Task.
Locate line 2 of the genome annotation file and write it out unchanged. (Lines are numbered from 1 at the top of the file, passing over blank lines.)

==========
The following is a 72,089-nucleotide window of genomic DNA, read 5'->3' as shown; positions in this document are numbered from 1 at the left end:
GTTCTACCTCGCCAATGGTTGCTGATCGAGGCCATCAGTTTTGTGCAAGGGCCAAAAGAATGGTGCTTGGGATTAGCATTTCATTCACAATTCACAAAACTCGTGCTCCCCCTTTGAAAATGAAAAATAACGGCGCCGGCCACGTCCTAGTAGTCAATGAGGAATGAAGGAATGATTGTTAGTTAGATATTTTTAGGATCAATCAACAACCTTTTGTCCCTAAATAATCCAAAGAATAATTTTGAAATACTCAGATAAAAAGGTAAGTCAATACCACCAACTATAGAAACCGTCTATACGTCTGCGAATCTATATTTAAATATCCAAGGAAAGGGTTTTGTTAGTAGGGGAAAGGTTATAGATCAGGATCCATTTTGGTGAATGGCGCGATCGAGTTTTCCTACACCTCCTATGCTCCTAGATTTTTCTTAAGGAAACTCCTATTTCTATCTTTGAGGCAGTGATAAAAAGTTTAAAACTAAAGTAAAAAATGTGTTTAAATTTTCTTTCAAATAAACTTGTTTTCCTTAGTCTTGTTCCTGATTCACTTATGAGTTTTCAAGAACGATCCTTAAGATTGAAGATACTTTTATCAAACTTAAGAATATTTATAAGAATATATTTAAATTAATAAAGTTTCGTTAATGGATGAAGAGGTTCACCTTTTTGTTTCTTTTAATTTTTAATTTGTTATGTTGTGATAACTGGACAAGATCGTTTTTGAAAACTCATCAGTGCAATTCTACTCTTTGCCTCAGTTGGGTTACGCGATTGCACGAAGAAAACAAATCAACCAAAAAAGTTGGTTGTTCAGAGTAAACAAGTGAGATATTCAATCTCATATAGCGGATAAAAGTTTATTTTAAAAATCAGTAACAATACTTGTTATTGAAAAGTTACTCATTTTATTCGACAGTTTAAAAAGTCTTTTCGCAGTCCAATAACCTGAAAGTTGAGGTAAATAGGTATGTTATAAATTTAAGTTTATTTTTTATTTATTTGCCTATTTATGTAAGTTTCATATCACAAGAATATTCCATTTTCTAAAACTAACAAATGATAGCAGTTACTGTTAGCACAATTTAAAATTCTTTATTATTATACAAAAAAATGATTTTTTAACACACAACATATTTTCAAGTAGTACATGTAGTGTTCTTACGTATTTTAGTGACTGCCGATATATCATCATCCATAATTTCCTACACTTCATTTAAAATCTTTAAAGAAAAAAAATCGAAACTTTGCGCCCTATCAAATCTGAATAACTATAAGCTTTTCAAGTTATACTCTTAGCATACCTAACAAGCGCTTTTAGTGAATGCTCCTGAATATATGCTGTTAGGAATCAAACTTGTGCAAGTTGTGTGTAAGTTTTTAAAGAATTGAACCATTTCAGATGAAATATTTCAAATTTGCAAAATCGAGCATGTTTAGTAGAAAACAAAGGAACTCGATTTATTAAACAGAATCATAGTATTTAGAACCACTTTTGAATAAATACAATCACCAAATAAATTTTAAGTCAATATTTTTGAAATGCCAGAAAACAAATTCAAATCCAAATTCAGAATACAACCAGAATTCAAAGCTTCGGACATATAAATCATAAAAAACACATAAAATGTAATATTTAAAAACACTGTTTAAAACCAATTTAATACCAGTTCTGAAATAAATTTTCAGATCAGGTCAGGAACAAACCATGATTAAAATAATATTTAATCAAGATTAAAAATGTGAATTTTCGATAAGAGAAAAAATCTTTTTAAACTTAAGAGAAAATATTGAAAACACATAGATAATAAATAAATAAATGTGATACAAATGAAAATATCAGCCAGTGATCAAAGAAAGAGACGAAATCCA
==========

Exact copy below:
GTTCTACCTCGCCAATGGTTGCTGATCGAGGCCATCAGTTTTGTGCAAGGGCCAAAAGAATGGTGCTTGGGATTAGCATTTCATTCACAATTCACAAAACTCGTGCTCCCCCTTTGAAAATGAAAAATAACGGCGCCGGCCACGTCCTAGTAGTCAATGAGGAATGAAGGAATGATTGTTAGTTAGATATTTTTAGGATCAATCAACAACCTTTTGTCCCTAAATAATCCAAAGAATAATTTTGAAATACTCAGATAAAAAGGTAAGTCAATACCACCAACTATAGAAACCGTCTATACGTCTGCGAATCTATATTTAAATATCCAAGGAAAGGGTTTTGTTAGTAGGGGAAAGGTTATAGATCAGGATCCATTTTGGTGAATGGCGCGATCGAGTTTTCCTACACCTCCTATGCTCCTAGATTTTTCTTAAGGAAACTCCTATTTCTATCTTTGAGGCAGTGATAAAAAGTTTAAAACTAAAGTAAAAAATGTGTTTAAATTTTCTTTCAAATAAACTTGTTTTCCTTAGTCTTGTTCCTGATTCACTTATGAGTTTTCAAGAACGATCCTTAAGATTGAAGATACTTTTATCAAACTTAAGAATATTTATAAGAATATATTTAAATTAATAAAGTTTCGTTAATGGATGAAGAGGTTCACCTTTTTGTTTCTTTTAATTTTTAATTTGTTATGTTGTGATAACTGGACAAGATCGTTTTTGAAAACTCATCAGTGCAATTCTACTCTTTGCCTCAGTTGGGTTACGCGATTGCACGAAGAAAACAAATCAACCAAAAAAGTTGGTTGTTCAGAGTAAACAAGTGAGATATTCAATCTCATATAGCGGATAAAAGTTTATTTTAAAAATCAGTAACAATACTTGTTATTGAAAAGTTACTCATTTTATTCGACAGTTTAAAAAGTCTTTTCGCAGTCCAATAACCTGAAAGTTGAGGTAAATAGGTATGTTATAAATTTAAGTTTATTTTTTATTTATTTGCCTATTTATGTAAGTTTCATATCACAAGAATATTCCATTTTCTAAAACTAACAAATGATAGCAGTTACTGTTAGCACAATTTAAAATTCTTTATTATTATACAAAAAAATGATTTTTTAACACACAACATATTTTCAAGTAGTACATGTAGTGTTCTTACGTATTTTAGTGACTGCCGATATATCATCATCCATAATTTCCTACACTTCATTTAAAATCTTTAAAGAAAAAAAATCGAAACTTTGCGCCCTATCAAATCTGAATAACTATAAGCTTTTCAAGTTATACTCTTAGCATACCTAACAAGCGCTTTTAGTGAATGCTCCTGAATATATGCTGTTAGGAATCAAACTTGTGCAAGTTGTGTGTAAGTTTTTAAAGAATTGAACCATTTCAGATGAAATATTTCAAATTTGCAAAATCGAGCATGTTTAGTAGAAAACAAAGGAACTCGATTTATTAAACAGAATCATAGTATTTAGAACCACTTTTGAATAAATACAATCACCAAATAAATTTTAAGTCAATATTTTTGAAATGCCAGAAAACAAATTCAAATCCAAATTCAGAATACAACCAGAATTCAAAGCTTCGGACATATAAATCATAAAAAACACATAAAATGTAATATTTAAAAACACTGTTTAAAACCAATTTAATACCAGTTCTGAAATAAATTTTCAGATCAGGTCAGGAACAAACCATGATTAAAATAATATTTAATCAAGATTAAAAATGTGAATTTTCGATAAGAGAAAAAATCTTTTTAAACTTAAGAGAAAATATTGAAAACACATAGATAATAAATAAATAAATGTGATACAAATGAAAATATCAGCCAGTGATCAAAGAAAGAGACGAAATCCA